...Marziano, somehow you keep insisting on this or that, and i don't see the point in doing so.
Arguing just for the sake of arguing probably - it runs across most of mediterranean people i think
Mainline kernels are not supported via Canonical. Actually, i've only seen them suggesting to people trying such out on Launchpad bug reports, when the bug report is slightly...weird and/or hard for them to resolve out the box, or when they don't consider it worths the trouble of tracking down and re-writing the offending piece of code (the work has been done elsewhere / upstream, so why bother...). This should tell you something.
If you run into some creepy underlying bug with mainline, chances are you might notice it way much later. Simple example would be, patches to ext4 or other filesystems that weren't that much great in the first place, and eventually lead to data corruption. Now, this can happily happen with Canonical's own kernels as well, but chances are you'll notice it via a bug report over at Launchpad earlier. Unless you tell me that you're daily scraping the upstream's mailing lists. Also, they're somewhat older, eg. now 4.13 while upstream 4.15, which means more time spent testing it & more eyes to look into things: one thing is a kernel series that's been out there for a few months, and another matter one that was released merely few days ago.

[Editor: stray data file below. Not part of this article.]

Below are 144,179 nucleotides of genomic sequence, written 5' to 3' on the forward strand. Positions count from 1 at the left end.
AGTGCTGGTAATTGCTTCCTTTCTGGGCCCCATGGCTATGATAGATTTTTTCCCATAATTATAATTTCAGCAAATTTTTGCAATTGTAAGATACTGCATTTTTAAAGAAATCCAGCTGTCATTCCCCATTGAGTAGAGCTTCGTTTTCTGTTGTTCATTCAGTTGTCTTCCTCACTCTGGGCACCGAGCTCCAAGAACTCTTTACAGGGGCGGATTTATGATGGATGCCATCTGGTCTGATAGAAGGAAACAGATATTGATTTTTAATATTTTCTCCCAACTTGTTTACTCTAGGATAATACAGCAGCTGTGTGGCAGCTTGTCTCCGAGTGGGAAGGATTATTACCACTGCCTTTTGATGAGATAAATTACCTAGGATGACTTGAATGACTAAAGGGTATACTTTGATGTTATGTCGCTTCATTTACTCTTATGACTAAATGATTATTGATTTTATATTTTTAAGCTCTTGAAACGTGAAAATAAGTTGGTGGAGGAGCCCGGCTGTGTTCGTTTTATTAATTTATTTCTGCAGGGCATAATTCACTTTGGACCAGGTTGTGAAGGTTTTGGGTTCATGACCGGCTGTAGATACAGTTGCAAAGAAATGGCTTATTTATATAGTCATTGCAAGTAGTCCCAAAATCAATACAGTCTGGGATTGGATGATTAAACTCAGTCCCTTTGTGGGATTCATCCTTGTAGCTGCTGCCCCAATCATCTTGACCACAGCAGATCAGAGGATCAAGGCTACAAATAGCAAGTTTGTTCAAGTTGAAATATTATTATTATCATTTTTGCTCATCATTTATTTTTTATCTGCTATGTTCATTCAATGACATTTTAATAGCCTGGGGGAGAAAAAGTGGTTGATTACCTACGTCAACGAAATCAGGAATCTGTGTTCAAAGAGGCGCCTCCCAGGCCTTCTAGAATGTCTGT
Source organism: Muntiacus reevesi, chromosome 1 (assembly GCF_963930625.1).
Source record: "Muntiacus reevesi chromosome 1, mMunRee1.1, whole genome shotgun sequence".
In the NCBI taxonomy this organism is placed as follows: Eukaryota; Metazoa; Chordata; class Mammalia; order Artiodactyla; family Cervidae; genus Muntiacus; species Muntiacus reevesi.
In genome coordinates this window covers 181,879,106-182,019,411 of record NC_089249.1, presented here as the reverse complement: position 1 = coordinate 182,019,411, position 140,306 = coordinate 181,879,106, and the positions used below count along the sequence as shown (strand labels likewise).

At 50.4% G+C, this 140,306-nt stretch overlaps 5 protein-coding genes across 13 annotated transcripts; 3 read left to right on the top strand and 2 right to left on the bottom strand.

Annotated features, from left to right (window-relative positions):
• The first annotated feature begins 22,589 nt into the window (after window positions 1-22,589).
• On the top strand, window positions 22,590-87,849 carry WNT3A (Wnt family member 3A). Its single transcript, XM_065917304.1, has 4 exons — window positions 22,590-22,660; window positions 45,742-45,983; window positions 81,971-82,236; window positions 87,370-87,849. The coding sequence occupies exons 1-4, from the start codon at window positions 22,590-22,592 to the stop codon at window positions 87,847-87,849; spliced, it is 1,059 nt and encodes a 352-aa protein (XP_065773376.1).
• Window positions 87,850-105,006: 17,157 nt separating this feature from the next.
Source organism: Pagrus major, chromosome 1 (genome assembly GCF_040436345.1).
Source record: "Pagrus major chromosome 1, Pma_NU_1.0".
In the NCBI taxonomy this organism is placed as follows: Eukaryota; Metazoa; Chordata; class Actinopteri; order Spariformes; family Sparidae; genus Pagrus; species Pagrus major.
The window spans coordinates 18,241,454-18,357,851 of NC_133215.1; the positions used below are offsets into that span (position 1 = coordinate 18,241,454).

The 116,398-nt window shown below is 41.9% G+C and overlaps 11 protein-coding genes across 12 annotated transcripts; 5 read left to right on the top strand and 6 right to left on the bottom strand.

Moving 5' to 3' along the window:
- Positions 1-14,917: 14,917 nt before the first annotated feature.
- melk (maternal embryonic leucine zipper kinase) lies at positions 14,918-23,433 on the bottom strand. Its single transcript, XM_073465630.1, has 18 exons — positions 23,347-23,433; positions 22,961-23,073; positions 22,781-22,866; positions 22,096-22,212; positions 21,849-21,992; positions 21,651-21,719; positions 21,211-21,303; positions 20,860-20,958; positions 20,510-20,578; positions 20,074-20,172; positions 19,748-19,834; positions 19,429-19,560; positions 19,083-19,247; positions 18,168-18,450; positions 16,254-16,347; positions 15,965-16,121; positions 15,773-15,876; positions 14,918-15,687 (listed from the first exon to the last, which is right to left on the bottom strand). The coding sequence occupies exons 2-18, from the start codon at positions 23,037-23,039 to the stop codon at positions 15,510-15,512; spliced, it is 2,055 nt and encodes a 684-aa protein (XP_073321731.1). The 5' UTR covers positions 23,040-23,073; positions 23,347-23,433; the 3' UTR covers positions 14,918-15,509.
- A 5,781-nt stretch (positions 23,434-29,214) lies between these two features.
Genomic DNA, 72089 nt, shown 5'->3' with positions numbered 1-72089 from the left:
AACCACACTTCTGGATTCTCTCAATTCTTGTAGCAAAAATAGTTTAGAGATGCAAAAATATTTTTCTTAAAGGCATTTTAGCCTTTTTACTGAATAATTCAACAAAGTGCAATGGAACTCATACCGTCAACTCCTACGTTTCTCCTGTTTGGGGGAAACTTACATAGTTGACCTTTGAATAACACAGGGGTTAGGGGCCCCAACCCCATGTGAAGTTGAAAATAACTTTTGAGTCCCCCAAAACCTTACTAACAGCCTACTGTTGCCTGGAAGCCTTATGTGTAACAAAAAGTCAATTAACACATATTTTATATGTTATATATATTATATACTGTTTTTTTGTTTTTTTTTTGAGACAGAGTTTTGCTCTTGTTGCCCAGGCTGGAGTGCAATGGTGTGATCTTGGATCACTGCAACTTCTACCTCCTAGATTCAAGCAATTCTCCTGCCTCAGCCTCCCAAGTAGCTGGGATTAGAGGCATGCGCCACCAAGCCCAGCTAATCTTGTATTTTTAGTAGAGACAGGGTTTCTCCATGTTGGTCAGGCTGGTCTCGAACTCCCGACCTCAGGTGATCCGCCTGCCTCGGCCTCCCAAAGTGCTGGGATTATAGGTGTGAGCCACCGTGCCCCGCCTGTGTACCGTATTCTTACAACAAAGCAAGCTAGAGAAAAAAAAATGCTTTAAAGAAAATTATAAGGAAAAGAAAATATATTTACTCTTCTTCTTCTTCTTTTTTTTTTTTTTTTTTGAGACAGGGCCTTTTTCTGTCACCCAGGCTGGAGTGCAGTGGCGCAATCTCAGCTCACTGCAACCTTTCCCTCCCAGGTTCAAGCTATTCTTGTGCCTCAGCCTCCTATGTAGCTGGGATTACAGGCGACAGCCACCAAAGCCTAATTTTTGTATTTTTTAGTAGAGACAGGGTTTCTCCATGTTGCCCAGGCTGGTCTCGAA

Some stuff / patches aren't available when using mainline as well. Those can be of any nature, and some of them also eventually get pushed from Canonical upstream. Out of my mind, one of the very first things that doesn't work when you've installed mainline is for example ureadahead. Pretty common app to optimize boot times under non-ssd disks.
Last but not least, the 'common' logic says to try using the kernel that your distro provides - unless you're an expert. Why? Because others use it as well, so if anything misbehaves, you can use your good old friend Google to find similar reports, ask other users of the same distro if they experienced the same symptoms, or just check the bug reports for it in the relevant forums / askubuntu / Launchpad and the likes. Of course, with mainline, you can still always use Bugzilla
, but you shouldn't really expect them there to take you by the hand...
Considering my own limitations knowledge-wise, and also my spare time available to resolve potential issues, i don't find really convenient using such as a daily driver for all the reasons described above. Under very special circumstances, and for a limited time, maybe - and then back to the well-known and safer territory. And if talking about using the very latest one available, then i furthermore also don't find it very wise.
I can't (and won't) tell you what to do, and what to not do. I simply told you what I do. Other than that: you are always free to do *whatever* you want, regardless of...'rules' or *no-rules*. Your machine, your data, your spare time, and, above it all, your responsibility to troubleshoot it...the easy way or the hard way.